SYSK 60: How Does SqlBulkCopy Deal with Duplicate Records?


The other day, I was asked the following question “Does the SqlBulkCopy update records if they already exist or must it be used only for INSERTS only?”  So, I thought others might benefit from knowing the answer…


SqlBulkCopy is nothing more than a more efficient INSERT…  That means that if there is an identical row in the destination table, it will be repeated.  That is, if it’s possible given the table constrains.


Q:  What happens if you have an identity primary key that’s the same as a primary key of a record being inserted via SqlBulkCopy? 
A:  The primary key will be auto-incremented, and you’ll see a duplicate row with only difference being in the primary key value.


Q:  What happens if you have a non-identity primary key that’s the same as a primary key of a record being inserted via SqlBulkCopy? 
A:  The SqlBulkCopy method will throw an exception “Violation of PRIMARY KEY constraint ‘Your_PK_Constrain_Name_Here’. Cannot insert duplicate key in object ‘dbo.Test’.   The statement has been terminated.”


Now, since I believe in teaching to fish rather than giving a fish, here is how you could’ve figured this out:




1. Create a simple table (e.g. table Test with pk_id (identity), SomeValue, LastUpdatedTimestamp columns)
2. Add a row (e.g. Insert Into Test(SomeValue, LastUpdatedTimestamp) Values (123, getdate())
3. Create a simple .NET windows app with the following code under button click:
       SqlConnection cn = new SqlConnection(“integrated security=SSPI;data source=(local);initial catalog=Test”);
       SqlDataAdapter da =  new SqlDataAdapter(“select top 1 * from Test”, cn);
       DataSet ds = new DataSet();
       da.Fill(ds, “Test”);


       System.Data.SqlClient.SqlBulkCopy bc = new SqlBulkCopy(cn);            
       bc.DestinationTableName= “Test”; // copy to self
       cn.Open();            
       bc.WriteToServer(ds.Tables[0]);
       cn.Dispose();
4. Run it
5. In Sql Management Studio, run the following query:  
       select * from Test
   You should now see two rows (pk_id 1 and 2)
6. Now change pk_id to not be an identity field
7. Run the C# program again – you should get an exception


Now you know!


Comments (6)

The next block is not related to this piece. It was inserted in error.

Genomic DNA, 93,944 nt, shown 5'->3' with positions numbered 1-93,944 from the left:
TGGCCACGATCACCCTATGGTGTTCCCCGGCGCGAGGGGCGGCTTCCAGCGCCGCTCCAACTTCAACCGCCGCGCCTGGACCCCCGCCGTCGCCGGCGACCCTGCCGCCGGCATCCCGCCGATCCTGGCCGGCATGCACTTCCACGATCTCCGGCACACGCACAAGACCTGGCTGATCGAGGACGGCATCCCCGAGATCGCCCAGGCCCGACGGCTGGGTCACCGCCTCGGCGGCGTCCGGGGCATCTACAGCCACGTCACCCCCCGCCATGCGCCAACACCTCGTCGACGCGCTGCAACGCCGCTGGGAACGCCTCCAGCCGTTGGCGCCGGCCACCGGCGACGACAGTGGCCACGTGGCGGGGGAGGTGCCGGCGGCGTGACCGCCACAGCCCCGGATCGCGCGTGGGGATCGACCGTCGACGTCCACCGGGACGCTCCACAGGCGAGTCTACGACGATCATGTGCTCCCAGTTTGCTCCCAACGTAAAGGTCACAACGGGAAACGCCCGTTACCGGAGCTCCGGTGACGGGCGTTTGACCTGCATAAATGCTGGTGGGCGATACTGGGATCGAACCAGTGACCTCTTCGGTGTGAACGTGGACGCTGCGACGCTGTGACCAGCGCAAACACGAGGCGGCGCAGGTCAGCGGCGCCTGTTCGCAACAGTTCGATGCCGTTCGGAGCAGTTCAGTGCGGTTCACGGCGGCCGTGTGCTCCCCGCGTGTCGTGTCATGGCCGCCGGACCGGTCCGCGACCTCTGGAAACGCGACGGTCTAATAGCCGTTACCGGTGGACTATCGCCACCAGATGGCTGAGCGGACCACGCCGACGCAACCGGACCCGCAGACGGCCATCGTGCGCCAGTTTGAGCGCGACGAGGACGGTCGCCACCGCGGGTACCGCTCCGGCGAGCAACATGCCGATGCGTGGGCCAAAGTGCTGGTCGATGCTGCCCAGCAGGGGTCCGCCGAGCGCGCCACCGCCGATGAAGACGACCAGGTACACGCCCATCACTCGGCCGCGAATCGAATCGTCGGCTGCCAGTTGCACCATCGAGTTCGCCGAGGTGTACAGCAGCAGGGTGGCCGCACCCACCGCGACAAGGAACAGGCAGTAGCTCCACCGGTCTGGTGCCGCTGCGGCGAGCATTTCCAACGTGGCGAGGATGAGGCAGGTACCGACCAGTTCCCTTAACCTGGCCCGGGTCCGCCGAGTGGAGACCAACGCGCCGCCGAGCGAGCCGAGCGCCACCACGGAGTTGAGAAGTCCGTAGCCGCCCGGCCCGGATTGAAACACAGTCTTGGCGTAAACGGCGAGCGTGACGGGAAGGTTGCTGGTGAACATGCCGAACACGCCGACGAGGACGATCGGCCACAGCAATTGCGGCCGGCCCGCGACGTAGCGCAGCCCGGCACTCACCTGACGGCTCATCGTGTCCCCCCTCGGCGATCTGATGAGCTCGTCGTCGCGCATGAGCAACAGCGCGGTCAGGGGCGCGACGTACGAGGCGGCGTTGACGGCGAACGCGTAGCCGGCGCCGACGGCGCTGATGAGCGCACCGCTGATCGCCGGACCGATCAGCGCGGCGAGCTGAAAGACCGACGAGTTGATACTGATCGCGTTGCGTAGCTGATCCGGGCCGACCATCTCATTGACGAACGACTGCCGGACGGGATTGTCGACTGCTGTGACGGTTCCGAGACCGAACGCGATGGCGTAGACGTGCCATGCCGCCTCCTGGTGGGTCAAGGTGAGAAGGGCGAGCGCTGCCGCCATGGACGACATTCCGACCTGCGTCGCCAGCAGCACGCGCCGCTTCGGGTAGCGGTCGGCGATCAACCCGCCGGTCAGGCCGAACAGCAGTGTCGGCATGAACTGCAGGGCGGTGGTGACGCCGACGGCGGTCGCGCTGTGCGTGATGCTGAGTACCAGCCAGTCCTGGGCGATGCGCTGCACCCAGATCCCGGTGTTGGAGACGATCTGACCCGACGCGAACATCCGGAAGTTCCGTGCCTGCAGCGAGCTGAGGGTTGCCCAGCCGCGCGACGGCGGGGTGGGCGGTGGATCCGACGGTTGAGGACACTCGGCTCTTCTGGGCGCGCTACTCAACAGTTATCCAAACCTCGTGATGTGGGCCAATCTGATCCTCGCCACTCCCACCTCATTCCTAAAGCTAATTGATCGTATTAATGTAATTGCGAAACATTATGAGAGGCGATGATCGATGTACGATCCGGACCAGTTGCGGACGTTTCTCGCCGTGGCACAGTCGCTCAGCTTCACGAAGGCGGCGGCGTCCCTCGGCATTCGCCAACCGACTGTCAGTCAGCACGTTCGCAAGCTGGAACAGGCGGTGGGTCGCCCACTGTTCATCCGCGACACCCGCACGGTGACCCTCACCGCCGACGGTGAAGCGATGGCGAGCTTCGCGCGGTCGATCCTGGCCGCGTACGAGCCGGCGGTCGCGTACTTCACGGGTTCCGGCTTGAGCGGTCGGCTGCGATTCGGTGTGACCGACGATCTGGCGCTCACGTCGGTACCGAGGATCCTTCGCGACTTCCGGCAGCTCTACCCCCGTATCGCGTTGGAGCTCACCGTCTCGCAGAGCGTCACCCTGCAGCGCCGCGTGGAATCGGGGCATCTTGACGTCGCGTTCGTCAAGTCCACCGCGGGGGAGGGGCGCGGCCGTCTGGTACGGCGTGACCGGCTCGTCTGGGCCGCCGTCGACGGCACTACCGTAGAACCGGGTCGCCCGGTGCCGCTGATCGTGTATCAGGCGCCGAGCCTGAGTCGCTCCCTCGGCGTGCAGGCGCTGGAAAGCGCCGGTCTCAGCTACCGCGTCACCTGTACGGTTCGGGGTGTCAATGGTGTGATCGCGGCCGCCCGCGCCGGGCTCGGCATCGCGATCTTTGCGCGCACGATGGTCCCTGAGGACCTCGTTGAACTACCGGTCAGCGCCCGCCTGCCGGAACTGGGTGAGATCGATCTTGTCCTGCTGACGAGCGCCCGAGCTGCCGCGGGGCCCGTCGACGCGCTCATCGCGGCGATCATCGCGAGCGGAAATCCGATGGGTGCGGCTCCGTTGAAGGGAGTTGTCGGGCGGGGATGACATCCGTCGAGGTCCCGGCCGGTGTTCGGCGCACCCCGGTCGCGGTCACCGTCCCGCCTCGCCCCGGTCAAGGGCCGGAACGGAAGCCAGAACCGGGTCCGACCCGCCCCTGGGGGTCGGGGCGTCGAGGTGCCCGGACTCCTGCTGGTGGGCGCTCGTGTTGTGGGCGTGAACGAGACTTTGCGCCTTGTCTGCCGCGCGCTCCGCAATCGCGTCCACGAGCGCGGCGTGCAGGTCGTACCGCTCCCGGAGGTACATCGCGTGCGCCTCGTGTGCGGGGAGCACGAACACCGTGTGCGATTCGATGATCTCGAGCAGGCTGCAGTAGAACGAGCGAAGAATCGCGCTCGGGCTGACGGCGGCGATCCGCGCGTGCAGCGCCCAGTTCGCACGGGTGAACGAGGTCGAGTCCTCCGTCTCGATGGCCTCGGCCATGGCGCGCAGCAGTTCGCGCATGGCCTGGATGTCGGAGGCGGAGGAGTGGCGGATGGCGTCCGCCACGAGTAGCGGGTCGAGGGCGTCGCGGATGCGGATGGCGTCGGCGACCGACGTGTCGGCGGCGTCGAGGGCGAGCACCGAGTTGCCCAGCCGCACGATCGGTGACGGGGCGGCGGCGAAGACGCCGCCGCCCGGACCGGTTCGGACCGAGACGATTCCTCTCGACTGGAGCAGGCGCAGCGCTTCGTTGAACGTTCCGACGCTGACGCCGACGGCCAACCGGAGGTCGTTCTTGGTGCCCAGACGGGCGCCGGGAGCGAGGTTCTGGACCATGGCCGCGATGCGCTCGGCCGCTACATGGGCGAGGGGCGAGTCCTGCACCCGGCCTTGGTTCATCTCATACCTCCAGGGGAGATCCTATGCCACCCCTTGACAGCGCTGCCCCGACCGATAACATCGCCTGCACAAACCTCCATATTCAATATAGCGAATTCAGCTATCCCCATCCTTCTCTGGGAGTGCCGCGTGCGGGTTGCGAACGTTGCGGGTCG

1. Eduardo Scoz says:

    thanks for the explanation.

  2. neoscoob says:

    The real problem is, if your table doesnt allow duplicates, you are apparently screwed.  Its a shame there is no switch or param setting you can issue the SqlBulkCopy class (if there is, please let me know!!)

    Example:

    Say I have a table "Cars" with fields "CarId" (identity) and "CarName" (varchar) and the CarName field has a unique constraint.

    Now, I have a DataTable that contains a bunch of CarNames to insert.  If there are duplicates on CarName, the entire insert fails.  This is nothing to do with the PK or identity field.  But the problem I have, I would much rather have an option to silently not insert that dup row, but continue to insert the rest.

    Any work arounds for this would be much appreciated.

  3. irenak says:

    You might want to set the BatchSize property to something that’s a good compromise between getting the speed of bulk load and not having it be one transaction.  Each batch is a transaction, i.e. all or nothing.  For batches that fail, you have two options:

       1. Set batch size to 1, which then becomes a simple Insert

       2. Repeat the bulk copy into a so called working table, which has same columns as the destination table minus the unique constraint.  Then you filter out the duplicates and move the data from the working table to the destination.

    I have not profiled either of these solutions, so do your tests to see what solutions makes more sense and to determine the batch size…

  4. michael says:

    if sqlbulkcopy throws an exception will it continue processing if that exception is caught? also how would I get the batch that failed to resubmit it?

  5. christo says:

    but how will i copy the pk if i want to copy that using SqlBulkCopy…..???

  6. Ivan Paniagua Monroy says:

    Use a Trigger with INSTEAD OF INSERT and use inside MERGE statement.

    But don't forget add the parameter SqlBulkCopyOptions.FireTriggers in the SqlBulkCopy.

    This is my two cents.